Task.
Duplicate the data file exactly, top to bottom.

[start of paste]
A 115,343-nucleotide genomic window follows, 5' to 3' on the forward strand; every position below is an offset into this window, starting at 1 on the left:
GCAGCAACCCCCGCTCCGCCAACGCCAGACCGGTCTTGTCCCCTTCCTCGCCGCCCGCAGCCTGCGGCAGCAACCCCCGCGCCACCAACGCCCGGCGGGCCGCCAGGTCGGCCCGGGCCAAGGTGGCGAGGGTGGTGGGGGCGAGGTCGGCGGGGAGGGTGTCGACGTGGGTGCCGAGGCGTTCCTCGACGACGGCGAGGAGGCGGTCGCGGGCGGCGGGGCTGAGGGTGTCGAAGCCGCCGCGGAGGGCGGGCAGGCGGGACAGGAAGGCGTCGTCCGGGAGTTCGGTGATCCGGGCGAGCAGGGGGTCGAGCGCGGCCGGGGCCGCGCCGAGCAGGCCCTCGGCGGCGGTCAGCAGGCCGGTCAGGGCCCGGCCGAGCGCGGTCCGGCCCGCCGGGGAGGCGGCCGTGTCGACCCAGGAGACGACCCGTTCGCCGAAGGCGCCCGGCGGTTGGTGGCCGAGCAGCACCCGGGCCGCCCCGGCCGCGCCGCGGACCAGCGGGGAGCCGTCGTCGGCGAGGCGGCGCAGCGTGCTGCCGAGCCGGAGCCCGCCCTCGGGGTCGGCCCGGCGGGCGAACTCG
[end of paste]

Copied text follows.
A 115,343-nucleotide genomic window follows, 5' to 3' on the forward strand; every position below is an offset into this window, starting at 1 on the left:
GCAGCAACCCCCGCTCCGCCAACGCCAGACCGGTCTTGTCCCCTTCCTCGCCGCCCGCAGCCTGCGGCAGCAACCCCCGCGCCACCAACGCCCGGCGGGCCGCCAGGTCGGCCCGGGCCAAGGTGGCGAGGGTGGTGGGGGCGAGGTCGGCGGGGAGGGTGTCGACGTGGGTGCCGAGGCGTTCCTCGACGACGGCGAGGAGGCGGTCGCGGGCGGCGGGGCTGAGGGTGTCGAAGCCGCCGCGGAGGGCGGGCAGGCGGGACAGGAAGGCGTCGTCCGGGAGTTCGGTGATCCGGGCGAGCAGGGGGTCGAGCGCGGCCGGGGCCGCGCCGAGCAGGCCCTCGGCGGCGGTCAGCAGGCCGGTCAGGGCCCGGCCGAGCGCGGTCCGGCCCGCCGGGGAGGCGGCCGTGTCGACCCAGGAGACGACCCGTTCGCCGAAGGCGCCCGGCGGTTGGTGGCCGAGCAGCACCCGGGCCGCCCCGGCCGCGCCGCGGACCAGCGGGGAGCCGTCGTCGGCGAGGCGGCGCAGCGTGCTGCCGAGCCGGAGCCCGCCCTCGGGGTCGGCCCGGCGGGCGAACTCG